AboutKidsHealth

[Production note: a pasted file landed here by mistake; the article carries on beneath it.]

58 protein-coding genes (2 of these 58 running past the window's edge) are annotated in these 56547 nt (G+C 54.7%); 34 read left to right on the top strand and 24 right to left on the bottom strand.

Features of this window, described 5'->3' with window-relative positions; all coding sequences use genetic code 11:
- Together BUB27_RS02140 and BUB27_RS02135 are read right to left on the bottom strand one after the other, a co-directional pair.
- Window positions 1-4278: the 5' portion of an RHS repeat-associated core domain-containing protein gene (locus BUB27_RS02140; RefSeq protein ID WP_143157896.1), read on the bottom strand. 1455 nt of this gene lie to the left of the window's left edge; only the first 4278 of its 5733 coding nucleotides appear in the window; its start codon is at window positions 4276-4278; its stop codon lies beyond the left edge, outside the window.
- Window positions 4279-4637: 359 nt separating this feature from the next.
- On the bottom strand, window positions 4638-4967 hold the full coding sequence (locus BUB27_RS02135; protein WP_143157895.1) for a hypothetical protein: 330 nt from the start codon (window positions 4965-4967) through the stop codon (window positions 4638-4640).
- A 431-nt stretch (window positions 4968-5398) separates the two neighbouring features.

Promoting self-esteem in childrenPPromoting self-esteem in childrenPromoting self-esteem in childrenEnglishPsychiatryChild (0-12 years);Teen (13-18 years)NANASupport, services and resourcesAdult (19+) CaregiversNA2019-05-08T04:00:00ZDale Stack, PhD;Nicole Atkinson, MA;Anne Baptiste;Ciara Briscoe, PhD;Daniel Dickson, PhD;Kelly Doiron, MA;Saskia Ferrar, MA;Rachel Langevin, PhD;Marisa Mercuri, BA;Marie-Pier Paré-Ruel8.8000000000000062.3000000000000687.000000000000Flat ContentHealth A-Z<p>Self-esteem is how we feel about our abilities and strengths, including our ability to overcome challenges.</p><p>Self-esteem is how we feel about our abilities and strengths, including our ability to overcome challenges.</p><p>Your child’s illness, and the difficulties that come with it, can lower their self-esteem. However, you can help your child maintain their self-esteem by encouraging them to build their own identity, praising their efforts, being a positive role model and promoting good family relationships.</p> <h2>Key points</h2><ul><li>Help your child build their self-esteem by supporting them in building an identity by trying new activities and developing new skills.</li><li>Use sincere and well deserved praise to build your child’s self-esteem.</li><li>By modelling good coping skills your child can learn from you.</li><li>Heathy family relationships will help to build your child’s self-esteem.</li> </ul><h2>Resources</h2><h3>Books</h3><p> <em>Anybody Can Bake a Cake: A Motivational Workbook for Kids</em><br>Hennie Short, Beth Ann Marcozzi& Lawrence Shapiro<br> Childswork/Childsplay (1995)</p><p> <em>Banish Your Self-Esteem Thief: A Cognitive-Behavioural Therapy Workbook on Building Positive Self-Esteem for Young People</em><br>Kate Collins-Donnelly<br> Jessica Kingsley Publishers (2014)</p><p> <em>Being Me (and Loving it): Stories and Activities to Help Build Self-Esteem, Confidence, Positive Body Image and Resilience in Children</em><br>Naomi Richards & Julia Hague<br> Jessica Kingsley Publishers (2016)</p><p> <em>Parenting Children with Health Issues: Essential Tools, Tips, and Tactic for Raising Kids with Chronic Illness, Medical Conditions & Special Healthcare Needs</em><br>Foster W. Cline, MD & Lisa C. Greene<br> Love and Logic (2007)</p><p> <em>The Everything Parent’s Guide to Positive Discipline, 2nd Edition: A Constructive Approach to Raising a Kind, Cooperative, and Respectful Child</em><br>Ellen Bowers, Ph.D.<br> Adams Media (2011)</p><h3>Websites</h3><p>AboutKidsHealth<br><a href="https://www.aboutkidshealth.ca/">www.aboutkidshealth.ca</a></p><p>Plant Love Grow<br><a href="http://www.plantlovegrow.com/index.html">www.plantlovegrow.com</a></p><p>PREVNet<br><a href="https://www.prevnet.ca/">www.prevnet.ca</a></p><h2>References</h2><p>Agarwala, S., & Singh, S. (2016). Role of Parents and Family in the Development of Self-Esteem of Children—A Behavior Modification Approach. <em>Health Psychology</em>, 1, 105.</p><p>Brown, J. D. (2007). Self-esteem. In <em>The Self</em> (1-54). New York: Psychology Press. Retrieved from www.faculty.washington.edu/jdb/452/452_chapter_08.pdf</p><p>Lowry, L. & Hanen SLP (n.d.). “Good job!” Is Praising Young Children a Good idea? Retrived from http://www.hanen.org/Helpful-Info/Articles/Good-job!-Is-Praising-Young-Children-a-Good-idea.aspx</p><p>Pomerantz, E. M., Grolnick, W. S., & Price, C. E. (2005). The role of parents in how children approach achievement. In A. J. Elliot & C. S. Dweck (Eds.), <em>Handbook of competence and motivation</em> (259-278). New York, NY: The Guilford Press.</p>